The Atlas of Norbiton is a weekly bulletin from Norbiton: Ideal City of the Failed Life. Unlike its more comprehensive, detailed and discursive mother site, the Anatomy of Norbiton – hailed by Nige as “a thing of strange beauty and wonder, inspired by the South London nowhere known as Norbiton” – the Atlas is intended as a pocket guide to the Failed Life for Failed or Failing Individuals on the move.
It is Infernal Week over at the Anatomy of Norbiton (by which I mean, the next page – Infernal – is going up on the site), and in amongst its various smoky descents and gibbering devils, and an account of the 1527 Sack of Rome, there is some business with a fire which took hold of Madingley Tower on the Cambridge Estate in Norbiton in June 2010 and gutted the top five floors or so. No one was hurt, but a number of people were chased from their homes.
On the Anatomy page, Civ Clarke, a Norbiton character, ends up sleeping on my sofa as a result of the fire, having lost everything. He is very philosophical about it all. He just stretches out and grazes on nuts and grapes and whatever else lies to hand, like a stoical Roman.
While I was busy getting all this down towards the end of last week, I was spooked (and of course appalled) to hear that my friend the artist Anna Keen, who is responsible for the Tapirman cartoons on the Anatomy and Atlas of Norbiton, had lost everything she owned in a fire that gutted her Amsterdam studio (really a corrugated iron hanger which was also her home). Impressively, the fire was large enough to make the North-West Holland local news.
I said to her last year when I paid her a visit that all her studios have a knack of looking the same. Since I have known her she has moved from Rome (where her gallery is located), to Venice, London (at Trinity Buoy Wharf), a field somewhere in Staffordshire, and Amsterdam, jalopying between them in a knackered old Transit Mk.V (recently replaced with a high-roofed Mercedes Sprinter).
Of course it is partly true that her studios looked the same simply because they were in fact full of the same stuff, which she moved from city to city like a portable fragment of Sibelius’s mosaic of creation. She has had the same enormous easel since she was at art school in Paris made, seemingly, of railway sleepers (it must have burnt for hours, and perhaps is still smouldering as you read this); there were a thousand art books, battered and torn from use and transit; a pair of Quad Electrostatics (which she always called the Electrostats) which she got for a song from a bloke in the Quad factory who took a liking to her; and so on – all recognisably Anna’s stuff.
But from another perspective, a room full of stuff, like a city, or a culture, is a proverbial Ship of Theseus. Its parts are interchangeable, replaceable, dispensable. Where there is a human creature of any description, there is a gravitational system into which stuff will be drawn, and where the gravity is strong – as it clearly is in Anna’s case – the stuff will organise itself into familiar patterns, so many concentric rings and shimmering belts.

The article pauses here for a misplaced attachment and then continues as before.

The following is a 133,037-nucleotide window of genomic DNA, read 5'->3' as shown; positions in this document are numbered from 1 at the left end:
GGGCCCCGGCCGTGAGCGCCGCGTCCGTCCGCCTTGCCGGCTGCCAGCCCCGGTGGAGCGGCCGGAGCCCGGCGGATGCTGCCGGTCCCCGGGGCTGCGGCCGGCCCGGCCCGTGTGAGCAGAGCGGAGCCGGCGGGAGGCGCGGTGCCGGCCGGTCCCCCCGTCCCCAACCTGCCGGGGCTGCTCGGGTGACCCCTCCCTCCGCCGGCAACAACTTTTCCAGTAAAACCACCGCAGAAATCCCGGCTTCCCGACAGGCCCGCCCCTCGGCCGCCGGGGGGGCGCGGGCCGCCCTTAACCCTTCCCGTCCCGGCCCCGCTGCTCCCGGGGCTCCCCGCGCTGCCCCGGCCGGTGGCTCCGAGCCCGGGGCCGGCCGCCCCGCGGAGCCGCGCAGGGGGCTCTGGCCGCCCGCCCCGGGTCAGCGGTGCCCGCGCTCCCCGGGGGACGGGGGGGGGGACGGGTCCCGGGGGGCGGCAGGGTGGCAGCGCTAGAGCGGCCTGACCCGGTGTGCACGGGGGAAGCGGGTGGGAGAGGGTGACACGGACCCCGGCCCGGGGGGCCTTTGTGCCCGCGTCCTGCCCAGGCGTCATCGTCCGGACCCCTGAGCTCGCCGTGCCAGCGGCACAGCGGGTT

Douglas Adams, writing in Last Chance to See (1990) on the subject of extinction, recalls a conversation he once had in Japan, on the subject of a temple in Kyoto:
I remember once, in Japan, having been to see the Gold Pavilion Temple in Kyoto and being mildly surprised at quite how well it had weathered the passage of time since it was first built in the fourteenth century. I was told it hadn’t weathered well at all, and had in fact been burnt to the ground twice in this century. “So it isn’t the original building?” I had asked my Japanese guide.
“But yes, of course it is,” he insisted, rather surprised at my question.
“But it’s burnt down?”
“Of course. It is an important and historic building.”
“With completely new materials.”
“But of course. It was burnt down.”
“So how can it be the same building?”
“It is always the same building.”
I had to admit to myself that this was in fact a perfectly rational point of view, it merely started from an unexpected premise. The idea of the building, the intention of it, its design, are all immutable and are the essence of the building. The intention of the original builders is what survives.
The paradox of Theseus’s ship – whether the ship is the same ship once all its parts have been worn out and replaced – is not a paradox at all. It is merely a conflation of different concepts of sameness. Like the Japanese guide, the Renaissance was relaxed about the actual material of antiquity. A newly cast bronze candelabrum or statuette could be regarded as authentically antique if it answered in some way to antique design, just as we have no trouble understanding a modern recording of a Haydn quartet played on gut strings as an artefact of the eighteenth century.
I do not wish to understate the difficulty of starting again. Anna’s studio and its contents were not insured. She is left with the pyjamas she escaped in, her van, her bicycle, and two small wooden boats she has picked up over the years.
However, unlike Clarke, who is still on my sofa, still popping nuts and going nowhere, Anna has already begun to piece her material life back together. Of all the people I know, she is perhaps the most resilient, and certainly the most likely to place this catastrophe in a (part biblical, part alchemical) context of purification and renewal. Thus the first picture to emerge of these events, apart from those supplied by local media, is of her sketching in the rubble.